He cited the case of Bre-X -- wrangling its way through the justice system.

"Enforcement takes a long time in this country, on the judicial side, not the regulatory side," Nesbitt said.

Six years after Bre-X cratered, the RCMP created the Integrated Market Enforcement Team (IMET), a stock market SWAT team to take aim at corporate criminals.

The move came in the wake of colossal U.S. scandals Enron and WorldCom, which rocked markets and saw thousands of jobs evaporate.

"There was an acknowledgement around organized crime and other kinds of white-collar crime, money laundering, that the RCMP needed a specialized unit and resources to go with that unit," says former Liberal MP Anne McLellan, federal justice minister when Bre-X collapsed.

IMET has teams in Vancouver, Calgary, Toronto and Montreal, with headquarters in Ottawa. The squad includes legal advisers, forensic accountants, market experts and intelligence analysts. From 2003 to 2006, more than $40 million was spent on the program.

Since its inauguration, however, IMET has come under fire for putting only two people behind bars, while several other cases slowly work their way through the courts.

"There's been a lot of criticism, both publicly and internally, as to the fact the cases are taking too long . . . for the investigation to take place, to bring people to justice," says RCMP Supt. John Sliter, national director of the IMET program. "I'm in complete agreement with that critique."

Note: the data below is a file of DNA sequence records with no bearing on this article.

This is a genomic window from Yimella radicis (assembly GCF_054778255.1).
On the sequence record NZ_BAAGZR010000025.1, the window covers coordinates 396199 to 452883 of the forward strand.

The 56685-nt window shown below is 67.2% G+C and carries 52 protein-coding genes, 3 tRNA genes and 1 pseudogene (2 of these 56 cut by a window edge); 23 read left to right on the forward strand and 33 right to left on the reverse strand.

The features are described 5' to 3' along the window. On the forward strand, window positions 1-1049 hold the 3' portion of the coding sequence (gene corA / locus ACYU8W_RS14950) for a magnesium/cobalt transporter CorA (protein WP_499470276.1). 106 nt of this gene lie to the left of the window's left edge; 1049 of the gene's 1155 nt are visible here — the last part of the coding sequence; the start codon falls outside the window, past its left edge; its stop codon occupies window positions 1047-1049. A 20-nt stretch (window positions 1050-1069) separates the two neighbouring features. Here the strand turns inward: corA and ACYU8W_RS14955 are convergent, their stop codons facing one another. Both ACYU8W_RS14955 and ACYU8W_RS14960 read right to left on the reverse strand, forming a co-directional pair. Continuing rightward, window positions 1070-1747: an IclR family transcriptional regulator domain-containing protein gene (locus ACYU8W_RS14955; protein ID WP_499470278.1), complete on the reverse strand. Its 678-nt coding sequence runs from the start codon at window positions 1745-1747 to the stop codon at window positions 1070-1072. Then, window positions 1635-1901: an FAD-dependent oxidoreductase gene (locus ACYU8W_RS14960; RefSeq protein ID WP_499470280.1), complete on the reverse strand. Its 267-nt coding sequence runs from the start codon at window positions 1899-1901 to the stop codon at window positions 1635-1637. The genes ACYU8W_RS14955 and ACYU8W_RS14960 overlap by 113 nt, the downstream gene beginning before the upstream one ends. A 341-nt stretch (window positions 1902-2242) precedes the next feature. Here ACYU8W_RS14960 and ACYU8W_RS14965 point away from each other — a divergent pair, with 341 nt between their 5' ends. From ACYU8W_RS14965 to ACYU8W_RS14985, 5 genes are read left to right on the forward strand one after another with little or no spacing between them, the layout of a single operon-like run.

Sliter says things have to move faster, but believes the whole system needs to be looked at, from the time a complaint is filed to when "the cell door slams shut."

The analysis should include prison sentences, the speed of prosecution and even the length of time it takes to get the court time needed for trials that could last months.

"I think there's an appreciation that at least we can conduct some very complex investigations," Sliter said.

"Are they afraid and trembling in their boots? Maybe not quite. But, hey, I think there's an appreciation that we exist."

The solution for the powerful Ontario Teachers' Pension Plan is to buy stocks that trade in the United States, because it believes investor protection is superior there.

"The laws are lenient in Canada and crooks know it. They're not stupid," says Lamoreaux.

"If another Bre-X happens, will there be a prosecution? What example do want to make of it? Because to me, justice that takes 10 years isn't much of an example."
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Re: Solutions, Self Defense and Best Practices

Postby admin » Wed Apr 07, 2010 8:56 am

Investor Bill of Rights
Larry Elford

I submit that the investment industry in Canada is an unrestrained bully, an 800lb gorilla if you will, and there needs to be steps taken to ensure a fair and level playing field for Canadians, and not just a free arena for financial abuse.
These are the basic rights that an investor in a developed country deserves. One who seeks help, or advice from those purporting to be professional, or advisors, or both.

The right to have the customer interests take priority over that of the advice giver.
(to use one specific commonly abused example, all other things being equal, if there are two or more nearly identical investment products available, the advice giver must direct the client towards the one which is most beneficial to the client and not the one which pays the advice giver the most commissions, fees, bonus or shares)

To be shown a copy of the actual license of the advice giver.

To know if the advice giver is compensated as a salesperson by commissions and/or fees on assets gathered.